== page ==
Have one clear objective (to improve passing technique, training shielding the ball etc.) and think about how you will organise each activity.


1. Write your objective down on a small piece of paper or a notebook that you can refer to during the training session then

2. Make a note of how you’re going to teach the skill or technique to the children and finally

3. Write down how you are going to warm them up and what equipment you will need.

The teaching part of the training (number 2 in the list above) should normally have three distinct phases:

Individual/Fundamental: Players working individually or in pairs on desired technical or tactical topics. (Your chosen objective may be impossible to instruct in this phase. If this is the case, use this phase to reinforce fundamental technical skills and start coaching your topic when you move to the small and large group phases.) Progress your activities from low to high pressure. Start slowly and gradually increase the speed at which the skills are performed. 1v1 and 2v2 games are ideal in this phase.

Small Group/Match Related: This is the phase of training where coaches need to show the greatest amount of creativity. Here we create competitive games (usually 2v2 to 4v4) that have imposed conditions/restrictions that allow the team to easily learn and experiment with the chosen topic. Players are under increasing pressure when compared to the individual phase. Four vs. four games are the preferred method of teaching in this phase.

Large Group/Match Conditions: Bearing in mind what was said earlier about large sided games, we now let the game be the teacher. You should be aiming to create fun, competitive games, 5v5 up to 11v11. Remember, the smaller the number of players in a game, the more each player gets to touch the ball and practice what they have learned earlier in the session. This is also an opportunity for coaches to watch and evaluate their team’s performance under match like conditions.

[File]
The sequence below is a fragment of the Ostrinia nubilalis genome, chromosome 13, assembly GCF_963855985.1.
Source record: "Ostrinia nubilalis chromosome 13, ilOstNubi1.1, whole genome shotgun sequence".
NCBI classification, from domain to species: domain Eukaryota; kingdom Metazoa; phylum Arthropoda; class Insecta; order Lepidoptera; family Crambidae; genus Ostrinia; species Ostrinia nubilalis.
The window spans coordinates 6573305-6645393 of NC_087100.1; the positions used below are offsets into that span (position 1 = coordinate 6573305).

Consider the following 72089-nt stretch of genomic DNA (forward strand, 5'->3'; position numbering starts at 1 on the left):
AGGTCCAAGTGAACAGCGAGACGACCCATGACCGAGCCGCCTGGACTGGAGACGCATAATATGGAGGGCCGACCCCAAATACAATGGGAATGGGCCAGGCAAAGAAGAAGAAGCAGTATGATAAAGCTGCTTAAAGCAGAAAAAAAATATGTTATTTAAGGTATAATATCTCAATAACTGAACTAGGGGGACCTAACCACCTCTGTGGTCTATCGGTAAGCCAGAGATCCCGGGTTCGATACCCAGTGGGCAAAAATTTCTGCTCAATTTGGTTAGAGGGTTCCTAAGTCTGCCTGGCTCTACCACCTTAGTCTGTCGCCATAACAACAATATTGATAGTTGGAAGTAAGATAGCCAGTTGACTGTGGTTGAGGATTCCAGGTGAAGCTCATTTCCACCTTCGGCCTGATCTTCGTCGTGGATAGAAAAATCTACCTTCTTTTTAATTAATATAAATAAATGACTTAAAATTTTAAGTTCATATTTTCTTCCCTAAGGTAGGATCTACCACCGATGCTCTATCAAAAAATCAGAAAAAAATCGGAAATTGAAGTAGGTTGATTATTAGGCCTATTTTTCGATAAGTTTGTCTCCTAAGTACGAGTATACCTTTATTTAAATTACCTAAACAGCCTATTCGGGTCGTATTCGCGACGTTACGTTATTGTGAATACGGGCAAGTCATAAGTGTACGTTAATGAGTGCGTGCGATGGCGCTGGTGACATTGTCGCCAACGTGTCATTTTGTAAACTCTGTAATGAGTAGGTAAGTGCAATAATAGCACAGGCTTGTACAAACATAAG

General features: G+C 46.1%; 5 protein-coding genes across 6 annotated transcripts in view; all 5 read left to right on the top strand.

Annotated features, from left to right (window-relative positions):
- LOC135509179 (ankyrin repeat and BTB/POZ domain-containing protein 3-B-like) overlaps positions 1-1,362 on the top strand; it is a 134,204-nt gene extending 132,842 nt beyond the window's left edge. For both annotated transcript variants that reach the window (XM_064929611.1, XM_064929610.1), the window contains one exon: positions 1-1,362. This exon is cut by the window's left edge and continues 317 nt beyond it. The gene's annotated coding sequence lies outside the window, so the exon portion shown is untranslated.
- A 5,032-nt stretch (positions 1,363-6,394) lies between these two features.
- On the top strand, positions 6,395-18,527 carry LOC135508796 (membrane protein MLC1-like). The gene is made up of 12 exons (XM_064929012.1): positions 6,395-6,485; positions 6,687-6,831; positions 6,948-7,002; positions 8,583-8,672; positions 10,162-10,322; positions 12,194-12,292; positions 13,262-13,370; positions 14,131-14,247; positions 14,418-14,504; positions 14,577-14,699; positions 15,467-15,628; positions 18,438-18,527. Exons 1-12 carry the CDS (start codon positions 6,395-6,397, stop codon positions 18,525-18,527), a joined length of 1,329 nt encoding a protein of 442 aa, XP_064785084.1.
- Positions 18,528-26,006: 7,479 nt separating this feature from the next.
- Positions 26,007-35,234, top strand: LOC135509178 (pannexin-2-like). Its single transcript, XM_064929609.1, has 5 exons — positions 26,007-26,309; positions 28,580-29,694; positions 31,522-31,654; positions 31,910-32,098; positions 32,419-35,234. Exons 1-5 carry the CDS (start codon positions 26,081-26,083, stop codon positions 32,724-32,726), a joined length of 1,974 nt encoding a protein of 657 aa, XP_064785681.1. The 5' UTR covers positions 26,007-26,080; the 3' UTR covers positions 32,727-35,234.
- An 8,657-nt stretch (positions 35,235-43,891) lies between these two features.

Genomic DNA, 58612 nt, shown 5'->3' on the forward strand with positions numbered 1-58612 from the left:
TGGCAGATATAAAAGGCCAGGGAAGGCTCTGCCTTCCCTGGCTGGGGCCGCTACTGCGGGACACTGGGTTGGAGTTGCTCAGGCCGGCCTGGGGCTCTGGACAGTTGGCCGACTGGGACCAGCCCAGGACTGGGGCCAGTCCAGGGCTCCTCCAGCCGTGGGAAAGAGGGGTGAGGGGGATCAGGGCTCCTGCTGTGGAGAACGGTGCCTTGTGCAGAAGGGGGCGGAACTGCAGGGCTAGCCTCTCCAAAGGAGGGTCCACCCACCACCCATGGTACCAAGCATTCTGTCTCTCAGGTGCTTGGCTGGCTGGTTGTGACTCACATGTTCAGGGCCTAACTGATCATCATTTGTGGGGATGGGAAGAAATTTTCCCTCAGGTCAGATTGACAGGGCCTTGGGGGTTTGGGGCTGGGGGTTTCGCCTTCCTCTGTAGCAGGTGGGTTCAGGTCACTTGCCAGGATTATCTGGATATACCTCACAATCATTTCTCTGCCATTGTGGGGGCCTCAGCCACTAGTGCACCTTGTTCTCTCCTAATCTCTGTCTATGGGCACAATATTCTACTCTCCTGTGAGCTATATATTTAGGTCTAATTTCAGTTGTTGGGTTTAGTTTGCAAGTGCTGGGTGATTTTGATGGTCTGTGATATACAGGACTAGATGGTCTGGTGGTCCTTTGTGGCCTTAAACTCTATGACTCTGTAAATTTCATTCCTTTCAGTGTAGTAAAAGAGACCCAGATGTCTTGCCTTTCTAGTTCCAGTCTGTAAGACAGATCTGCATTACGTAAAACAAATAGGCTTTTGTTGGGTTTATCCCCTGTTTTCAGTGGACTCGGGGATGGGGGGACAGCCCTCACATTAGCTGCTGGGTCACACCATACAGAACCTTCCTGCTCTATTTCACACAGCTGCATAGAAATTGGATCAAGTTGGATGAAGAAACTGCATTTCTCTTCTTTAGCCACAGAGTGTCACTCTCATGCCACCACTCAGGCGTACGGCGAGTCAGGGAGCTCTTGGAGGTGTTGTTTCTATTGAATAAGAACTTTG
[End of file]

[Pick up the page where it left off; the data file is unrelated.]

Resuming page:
Coaches should also be asking themselves, “Are my players using the skills they’ve just been taught?”

Coaching the practice (from

When introducing practice, make sure you’ve scaled it to your group. Make sure it is appropriate for the age. U10 boys can not drive balls 40 yards in the air, so crossing attack at U10 should finish on the ground, there will not be any lofted balls to the far post from the opposite touch-line.

  • Get to action within about 20 seconds. Introduce and start.
  • Gather team in semi-circle, step back a step, state your topic. Go.
  • At all costs, avoid taking 10 minutes to set up cones and don bibs.
  • Don’t share common grid boundaries
  • Don’t talk every minute of the practice. Let them play.
  • Look for your coaching points in play, freeze action, make one point.
  • Keep corrections short. Encourage, correct, encourage, restart.
  • Keep moving to good positions to observe.
  • Coach the group doing your topic, not their opponents. For example, in teaching shooting, coach the shooters, not the defenders.
  • Coach in sequence, first things first. Teach in a progression.
  • Keep it moving – move on to the next stage when you get success.
  • Adjust the space or conditions if you are not getting success.
  • Compliment good play.
  • Incorporate all the elements in your practice for efficiency.
  • Show is better than Talk, and Do is better than Show.
  • Get right into your topic. If it’s 4v4 defending, don’t start 1v1.
  • Use neutral players when you need to give one side numbers up.

Recognize when to rest. It is better to work for 5 minutes at full intensity than it is to drag on for 25 minutes at low intensity. Matches can’t be played at low intensity, so work towards longer periods of high intensity play.

Relax, smile, and have fun. Your demeanour should say “this is cool”.

Take it to the game. Get to a game at the end to see your topic played.

Stop the game if the players aren’t doing what you want them to do. But don’t stop the game too much – beware of over-coaching and don’t be afraid of letting your children think for themselves.